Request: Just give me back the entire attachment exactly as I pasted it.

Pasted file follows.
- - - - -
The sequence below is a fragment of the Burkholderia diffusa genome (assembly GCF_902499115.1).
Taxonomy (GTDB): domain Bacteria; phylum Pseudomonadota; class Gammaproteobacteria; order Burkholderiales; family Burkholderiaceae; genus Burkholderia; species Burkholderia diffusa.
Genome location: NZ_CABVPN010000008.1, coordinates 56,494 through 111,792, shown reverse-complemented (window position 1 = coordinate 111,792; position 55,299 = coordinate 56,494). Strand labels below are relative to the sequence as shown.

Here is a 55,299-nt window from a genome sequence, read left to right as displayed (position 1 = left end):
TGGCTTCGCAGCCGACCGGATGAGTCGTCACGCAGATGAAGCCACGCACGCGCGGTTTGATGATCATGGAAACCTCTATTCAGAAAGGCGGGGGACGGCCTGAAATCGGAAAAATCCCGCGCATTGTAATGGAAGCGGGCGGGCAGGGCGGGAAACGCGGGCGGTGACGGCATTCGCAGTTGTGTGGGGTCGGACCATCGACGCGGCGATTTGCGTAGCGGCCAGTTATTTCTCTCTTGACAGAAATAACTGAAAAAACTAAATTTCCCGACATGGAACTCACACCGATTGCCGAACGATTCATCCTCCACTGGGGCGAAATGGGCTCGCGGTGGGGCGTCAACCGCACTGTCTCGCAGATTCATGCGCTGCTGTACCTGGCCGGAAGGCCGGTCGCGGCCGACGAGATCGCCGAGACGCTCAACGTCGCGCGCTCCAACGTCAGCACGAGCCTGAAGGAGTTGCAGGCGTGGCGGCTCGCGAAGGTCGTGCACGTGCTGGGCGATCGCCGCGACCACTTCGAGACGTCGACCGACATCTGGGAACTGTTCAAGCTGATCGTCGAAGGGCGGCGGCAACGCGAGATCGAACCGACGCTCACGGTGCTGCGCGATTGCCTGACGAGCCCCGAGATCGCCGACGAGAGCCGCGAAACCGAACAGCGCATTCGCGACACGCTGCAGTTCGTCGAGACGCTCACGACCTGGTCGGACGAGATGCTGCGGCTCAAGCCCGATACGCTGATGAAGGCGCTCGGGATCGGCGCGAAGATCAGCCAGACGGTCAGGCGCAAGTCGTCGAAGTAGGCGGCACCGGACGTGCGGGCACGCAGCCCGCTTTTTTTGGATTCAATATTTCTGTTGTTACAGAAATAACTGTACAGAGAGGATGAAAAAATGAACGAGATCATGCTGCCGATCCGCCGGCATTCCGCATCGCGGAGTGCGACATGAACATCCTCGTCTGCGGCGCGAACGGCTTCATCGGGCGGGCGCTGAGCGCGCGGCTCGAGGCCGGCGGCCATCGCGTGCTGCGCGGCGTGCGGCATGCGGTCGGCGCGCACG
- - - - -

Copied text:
The sequence below is a fragment of the Burkholderia diffusa genome (assembly GCF_902499115.1).
Taxonomy (GTDB): domain Bacteria; phylum Pseudomonadota; class Gammaproteobacteria; order Burkholderiales; family Burkholderiaceae; genus Burkholderia; species Burkholderia diffusa.
Genome location: NZ_CABVPN010000008.1, coordinates 56,494 through 111,792, shown reverse-complemented (window position 1 = coordinate 111,792; position 55,299 = coordinate 56,494). Strand labels below are relative to the sequence as shown.

Here is a 55,299-nt window from a genome sequence, read left to right as displayed (position 1 = left end):
TGGCTTCGCAGCCGACCGGATGAGTCGTCACGCAGATGAAGCCACGCACGCGCGGTTTGATGATCATGGAAACCTCTATTCAGAAAGGCGGGGGACGGCCTGAAATCGGAAAAATCCCGCGCATTGTAATGGAAGCGGGCGGGCAGGGCGGGAAACGCGGGCGGTGACGGCATTCGCAGTTGTGTGGGGTCGGACCATCGACGCGGCGATTTGCGTAGCGGCCAGTTATTTCTCTCTTGACAGAAATAACTGAAAAAACTAAATTTCCCGACATGGAACTCACACCGATTGCCGAACGATTCATCCTCCACTGGGGCGAAATGGGCTCGCGGTGGGGCGTCAACCGCACTGTCTCGCAGATTCATGCGCTGCTGTACCTGGCCGGAAGGCCGGTCGCGGCCGACGAGATCGCCGAGACGCTCAACGTCGCGCGCTCCAACGTCAGCACGAGCCTGAAGGAGTTGCAGGCGTGGCGGCTCGCGAAGGTCGTGCACGTGCTGGGCGATCGCCGCGACCACTTCGAGACGTCGACCGACATCTGGGAACTGTTCAAGCTGATCGTCGAAGGGCGGCGGCAACGCGAGATCGAACCGACGCTCACGGTGCTGCGCGATTGCCTGACGAGCCCCGAGATCGCCGACGAGAGCCGCGAAACCGAACAGCGCATTCGCGACACGCTGCAGTTCGTCGAGACGCTCACGACCTGGTCGGACGAGATGCTGCGGCTCAAGCCCGATACGCTGATGAAGGCGCTCGGGATCGGCGCGAAGATCAGCCAGACGGTCAGGCGCAAGTCGTCGAAGTAGGCGGCACCGGACGTGCGGGCACGCAGCCCGCTTTTTTTGGATTCAATATTTCTGTTGTTACAGAAATAACTGTACAGAGAGGATGAAAAAATGAACGAGATCATGCTGCCGATCCGCCGGCATTCCGCATCGCGGAGTGCGACATGAACATCCTCGTCTGCGGCGCGAACGGCTTCATCGGGCGGGCGCTGAGCGCGCGGCTCGAGGCCGGCGGCCATCGCGTGCTGCGCGGCGTGCGGCATGCGGTCGGCGCGCACG